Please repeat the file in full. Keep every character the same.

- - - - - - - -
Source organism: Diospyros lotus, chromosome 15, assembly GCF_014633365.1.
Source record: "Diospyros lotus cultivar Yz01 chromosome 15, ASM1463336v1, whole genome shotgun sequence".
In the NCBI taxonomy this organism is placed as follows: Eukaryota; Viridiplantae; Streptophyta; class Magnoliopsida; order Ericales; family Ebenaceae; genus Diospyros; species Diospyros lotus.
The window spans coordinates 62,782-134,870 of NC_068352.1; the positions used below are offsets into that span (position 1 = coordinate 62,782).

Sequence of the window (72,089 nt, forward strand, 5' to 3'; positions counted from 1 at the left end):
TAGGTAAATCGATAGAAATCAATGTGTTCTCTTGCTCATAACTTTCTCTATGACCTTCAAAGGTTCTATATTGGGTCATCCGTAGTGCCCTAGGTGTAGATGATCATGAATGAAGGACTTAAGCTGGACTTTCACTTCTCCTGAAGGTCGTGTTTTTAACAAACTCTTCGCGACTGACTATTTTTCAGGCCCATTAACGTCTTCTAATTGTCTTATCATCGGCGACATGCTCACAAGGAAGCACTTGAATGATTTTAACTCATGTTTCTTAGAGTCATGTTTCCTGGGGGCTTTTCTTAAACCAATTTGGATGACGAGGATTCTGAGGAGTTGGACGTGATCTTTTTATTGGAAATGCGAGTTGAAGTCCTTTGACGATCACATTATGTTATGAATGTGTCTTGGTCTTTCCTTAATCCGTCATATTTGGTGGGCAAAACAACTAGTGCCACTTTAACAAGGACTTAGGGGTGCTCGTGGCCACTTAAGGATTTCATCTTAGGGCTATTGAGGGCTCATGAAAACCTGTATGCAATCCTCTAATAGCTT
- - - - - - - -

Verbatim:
Source organism: Diospyros lotus, chromosome 15, assembly GCF_014633365.1.
Source record: "Diospyros lotus cultivar Yz01 chromosome 15, ASM1463336v1, whole genome shotgun sequence".
In the NCBI taxonomy this organism is placed as follows: Eukaryota; Viridiplantae; Streptophyta; class Magnoliopsida; order Ericales; family Ebenaceae; genus Diospyros; species Diospyros lotus.
The window spans coordinates 62,782-134,870 of NC_068352.1; the positions used below are offsets into that span (position 1 = coordinate 62,782).

Sequence of the window (72,089 nt, forward strand, 5' to 3'; positions counted from 1 at the left end):
TAGGTAAATCGATAGAAATCAATGTGTTCTCTTGCTCATAACTTTCTCTATGACCTTCAAAGGTTCTATATTGGGTCATCCGTAGTGCCCTAGGTGTAGATGATCATGAATGAAGGACTTAAGCTGGACTTTCACTTCTCCTGAAGGTCGTGTTTTTAACAAACTCTTCGCGACTGACTATTTTTCAGGCCCATTAACGTCTTCTAATTGTCTTATCATCGGCGACATGCTCACAAGGAAGCACTTGAATGATTTTAACTCATGTTTCTTAGAGTCATGTTTCCTGGGGGCTTTTCTTAAACCAATTTGGATGACGAGGATTCTGAGGAGTTGGACGTGATCTTTTTATTGGAAATGCGAGTTGAAGTCCTTTGACGATCACATTATGTTATGAATGTGTCTTGGTCTTTCCTTAATCCGTCATATTTGGTGGGCAAAACAACTAGTGCCACTTTAACAAGGACTTAGGGGTGCTCGTGGCCACTTAAGGATTTCATCTTAGGGCTATTGAGGGCTCATGAAAACCTGTATGCAATCCTCTAATAGCTT